(Reuters) – An Australian city councilman who met Britain’s Queen Elizabeth on her final trip to his country in 2011 remembered a warm and engaging monarch who showed a genuine interest in his life.
“She chatted to us, and I’m sure she had conversations like that a thousand times a day but, when you spoke to her, it felt one-on-one and genuine,” said Ben Mitchell, as he recalled his encounter in Perth with the queen, who died last week, aged 96. Tens of thousands of people lined the route of the queen’s coffin on Sunday as it made its way to the Scottish city of Edinburgh, the first stop on a journey that will end in a state funeral on Sept. 19 in London.
Mitchell and his friends, who had driven two hours to meet the queen, were standing against a barricade among a crowd of thousands when she and her husband, Prince Philip, the Duke of Edinburgh, approached them. “It wasn’t just a courtesy, ‘I-have-to-do-this’ sort of thing, she did actually engage and asked about us,” he added.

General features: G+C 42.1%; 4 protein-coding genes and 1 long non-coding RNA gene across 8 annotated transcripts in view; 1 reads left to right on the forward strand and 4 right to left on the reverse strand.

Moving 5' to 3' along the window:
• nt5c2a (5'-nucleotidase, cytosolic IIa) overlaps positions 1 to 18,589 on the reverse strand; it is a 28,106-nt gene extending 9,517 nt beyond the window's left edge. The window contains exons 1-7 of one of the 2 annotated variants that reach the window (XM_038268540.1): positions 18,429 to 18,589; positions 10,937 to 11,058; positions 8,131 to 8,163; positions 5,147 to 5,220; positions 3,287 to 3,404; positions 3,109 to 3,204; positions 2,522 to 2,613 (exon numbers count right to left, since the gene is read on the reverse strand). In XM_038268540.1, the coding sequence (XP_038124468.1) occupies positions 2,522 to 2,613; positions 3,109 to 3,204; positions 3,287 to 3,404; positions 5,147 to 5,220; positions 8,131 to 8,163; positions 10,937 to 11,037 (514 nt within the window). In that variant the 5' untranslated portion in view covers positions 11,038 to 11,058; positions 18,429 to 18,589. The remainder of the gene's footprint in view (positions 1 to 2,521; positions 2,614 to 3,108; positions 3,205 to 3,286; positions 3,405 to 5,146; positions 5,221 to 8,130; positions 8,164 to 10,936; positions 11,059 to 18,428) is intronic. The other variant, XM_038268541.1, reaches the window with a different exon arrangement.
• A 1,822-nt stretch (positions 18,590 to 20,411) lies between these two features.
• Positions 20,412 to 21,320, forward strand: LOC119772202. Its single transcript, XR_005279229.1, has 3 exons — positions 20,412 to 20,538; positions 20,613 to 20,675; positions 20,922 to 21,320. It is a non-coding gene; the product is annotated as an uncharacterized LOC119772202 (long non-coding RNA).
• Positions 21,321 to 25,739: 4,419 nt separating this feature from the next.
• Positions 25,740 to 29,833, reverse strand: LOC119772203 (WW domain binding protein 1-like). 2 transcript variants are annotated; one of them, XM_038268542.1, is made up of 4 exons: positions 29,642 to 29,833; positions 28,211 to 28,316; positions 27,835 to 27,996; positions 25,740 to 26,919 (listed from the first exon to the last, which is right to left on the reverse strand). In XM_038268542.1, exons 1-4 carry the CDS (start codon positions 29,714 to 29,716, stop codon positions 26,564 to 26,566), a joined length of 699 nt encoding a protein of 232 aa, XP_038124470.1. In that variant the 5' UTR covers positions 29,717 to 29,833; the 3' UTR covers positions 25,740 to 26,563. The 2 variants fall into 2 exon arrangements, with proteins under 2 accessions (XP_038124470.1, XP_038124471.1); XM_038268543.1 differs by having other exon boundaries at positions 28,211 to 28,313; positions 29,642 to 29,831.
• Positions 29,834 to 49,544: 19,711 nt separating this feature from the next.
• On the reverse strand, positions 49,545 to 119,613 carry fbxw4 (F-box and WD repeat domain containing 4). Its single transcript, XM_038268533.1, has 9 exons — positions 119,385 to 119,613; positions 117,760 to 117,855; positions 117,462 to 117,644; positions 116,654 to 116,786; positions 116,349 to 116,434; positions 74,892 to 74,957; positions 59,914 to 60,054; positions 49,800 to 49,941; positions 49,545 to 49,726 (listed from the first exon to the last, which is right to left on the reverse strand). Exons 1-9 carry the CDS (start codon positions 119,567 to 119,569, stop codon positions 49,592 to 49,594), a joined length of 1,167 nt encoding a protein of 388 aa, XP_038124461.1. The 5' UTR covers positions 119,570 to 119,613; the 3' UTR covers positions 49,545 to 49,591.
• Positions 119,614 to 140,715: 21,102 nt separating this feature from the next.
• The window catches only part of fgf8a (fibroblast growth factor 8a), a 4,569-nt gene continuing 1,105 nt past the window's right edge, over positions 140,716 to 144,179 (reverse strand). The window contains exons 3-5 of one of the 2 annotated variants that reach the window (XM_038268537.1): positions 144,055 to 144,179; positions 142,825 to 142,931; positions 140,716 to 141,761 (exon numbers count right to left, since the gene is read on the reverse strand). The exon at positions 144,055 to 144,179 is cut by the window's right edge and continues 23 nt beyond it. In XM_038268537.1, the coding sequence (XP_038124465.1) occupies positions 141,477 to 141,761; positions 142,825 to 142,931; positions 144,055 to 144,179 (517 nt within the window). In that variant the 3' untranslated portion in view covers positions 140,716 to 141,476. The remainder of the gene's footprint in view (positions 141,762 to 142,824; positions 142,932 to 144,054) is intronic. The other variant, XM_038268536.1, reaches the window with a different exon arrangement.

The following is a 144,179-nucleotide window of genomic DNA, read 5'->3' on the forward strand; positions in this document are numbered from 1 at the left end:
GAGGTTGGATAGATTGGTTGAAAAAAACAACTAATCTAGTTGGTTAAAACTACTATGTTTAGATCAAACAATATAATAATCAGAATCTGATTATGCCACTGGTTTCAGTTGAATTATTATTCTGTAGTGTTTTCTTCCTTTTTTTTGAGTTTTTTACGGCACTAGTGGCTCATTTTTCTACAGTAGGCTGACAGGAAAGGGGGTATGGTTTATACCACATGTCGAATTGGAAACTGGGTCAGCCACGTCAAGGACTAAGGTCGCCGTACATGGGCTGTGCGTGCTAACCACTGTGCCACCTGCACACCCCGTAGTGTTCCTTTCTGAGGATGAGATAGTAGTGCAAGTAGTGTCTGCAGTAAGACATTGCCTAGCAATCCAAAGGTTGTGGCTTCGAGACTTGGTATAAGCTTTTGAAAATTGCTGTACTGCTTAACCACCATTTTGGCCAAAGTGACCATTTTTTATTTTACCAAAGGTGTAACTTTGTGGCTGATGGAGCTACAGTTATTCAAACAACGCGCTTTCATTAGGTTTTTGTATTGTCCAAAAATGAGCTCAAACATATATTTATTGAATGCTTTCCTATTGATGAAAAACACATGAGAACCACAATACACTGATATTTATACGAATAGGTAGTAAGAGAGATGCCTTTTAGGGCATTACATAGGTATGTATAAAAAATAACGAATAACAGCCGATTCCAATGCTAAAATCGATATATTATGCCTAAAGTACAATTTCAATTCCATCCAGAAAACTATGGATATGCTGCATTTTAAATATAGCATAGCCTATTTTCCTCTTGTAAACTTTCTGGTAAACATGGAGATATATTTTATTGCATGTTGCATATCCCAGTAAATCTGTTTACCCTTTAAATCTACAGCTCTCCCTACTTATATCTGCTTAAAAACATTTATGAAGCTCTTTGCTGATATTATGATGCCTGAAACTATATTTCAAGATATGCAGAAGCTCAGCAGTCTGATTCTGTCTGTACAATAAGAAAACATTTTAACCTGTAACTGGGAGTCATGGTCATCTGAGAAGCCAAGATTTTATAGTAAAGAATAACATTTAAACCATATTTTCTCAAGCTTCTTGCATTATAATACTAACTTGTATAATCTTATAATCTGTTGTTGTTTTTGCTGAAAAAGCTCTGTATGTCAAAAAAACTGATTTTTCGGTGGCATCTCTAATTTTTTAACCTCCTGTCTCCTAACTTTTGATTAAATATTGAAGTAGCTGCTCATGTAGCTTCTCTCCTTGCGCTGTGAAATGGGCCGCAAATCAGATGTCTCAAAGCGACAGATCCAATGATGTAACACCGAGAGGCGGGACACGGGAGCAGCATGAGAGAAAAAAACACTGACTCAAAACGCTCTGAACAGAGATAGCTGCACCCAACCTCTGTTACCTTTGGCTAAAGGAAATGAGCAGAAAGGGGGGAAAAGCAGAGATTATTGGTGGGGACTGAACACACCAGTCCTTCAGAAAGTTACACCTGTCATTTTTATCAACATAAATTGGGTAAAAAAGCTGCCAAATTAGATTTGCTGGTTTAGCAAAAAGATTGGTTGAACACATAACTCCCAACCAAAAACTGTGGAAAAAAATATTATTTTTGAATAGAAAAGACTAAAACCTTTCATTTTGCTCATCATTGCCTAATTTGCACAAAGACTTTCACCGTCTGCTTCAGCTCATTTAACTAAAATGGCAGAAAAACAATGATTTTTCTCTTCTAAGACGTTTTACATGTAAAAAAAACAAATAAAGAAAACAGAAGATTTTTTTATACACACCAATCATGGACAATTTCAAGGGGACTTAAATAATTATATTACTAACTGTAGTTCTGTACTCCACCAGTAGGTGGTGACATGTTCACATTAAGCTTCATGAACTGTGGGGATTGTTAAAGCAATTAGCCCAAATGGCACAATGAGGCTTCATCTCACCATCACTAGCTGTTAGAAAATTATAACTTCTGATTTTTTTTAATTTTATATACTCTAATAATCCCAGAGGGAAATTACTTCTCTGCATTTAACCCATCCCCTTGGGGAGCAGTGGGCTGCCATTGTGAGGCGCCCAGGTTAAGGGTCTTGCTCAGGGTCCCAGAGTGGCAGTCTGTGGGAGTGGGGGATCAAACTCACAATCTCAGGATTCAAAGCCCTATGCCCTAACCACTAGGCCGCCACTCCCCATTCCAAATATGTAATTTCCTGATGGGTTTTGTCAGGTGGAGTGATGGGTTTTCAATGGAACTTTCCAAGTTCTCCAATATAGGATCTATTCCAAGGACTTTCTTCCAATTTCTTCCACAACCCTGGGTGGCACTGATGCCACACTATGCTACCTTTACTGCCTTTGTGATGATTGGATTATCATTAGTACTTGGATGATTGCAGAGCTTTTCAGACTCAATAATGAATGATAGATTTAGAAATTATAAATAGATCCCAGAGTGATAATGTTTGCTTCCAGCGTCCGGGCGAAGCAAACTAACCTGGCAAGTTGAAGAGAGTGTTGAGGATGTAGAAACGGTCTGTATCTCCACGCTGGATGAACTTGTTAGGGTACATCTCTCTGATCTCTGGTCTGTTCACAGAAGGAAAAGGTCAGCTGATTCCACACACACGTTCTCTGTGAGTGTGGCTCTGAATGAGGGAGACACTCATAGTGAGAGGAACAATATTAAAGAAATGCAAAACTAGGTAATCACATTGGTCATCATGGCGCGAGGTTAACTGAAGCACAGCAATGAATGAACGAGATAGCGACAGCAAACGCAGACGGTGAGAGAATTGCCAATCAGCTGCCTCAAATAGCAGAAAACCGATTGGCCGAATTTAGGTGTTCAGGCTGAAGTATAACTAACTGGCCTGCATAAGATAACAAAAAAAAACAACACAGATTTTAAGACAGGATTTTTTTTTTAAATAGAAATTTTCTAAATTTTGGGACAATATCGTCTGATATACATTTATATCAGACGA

Mitchell grew up in regional Western Australia before settling in Maitland in the state of New South Wales almost 10 years ago. The youngest candidate elected to the Maitland council, he is now in his second term.
A member of the Australian Monarchist League, Mitchell says he likes the fact that the monarchy is apolitical. Fellow millennials are the most “monarchist generation”, he said, despite renewed calls for Australia to become a republic. Prince Philip was 99 when he died in April last year.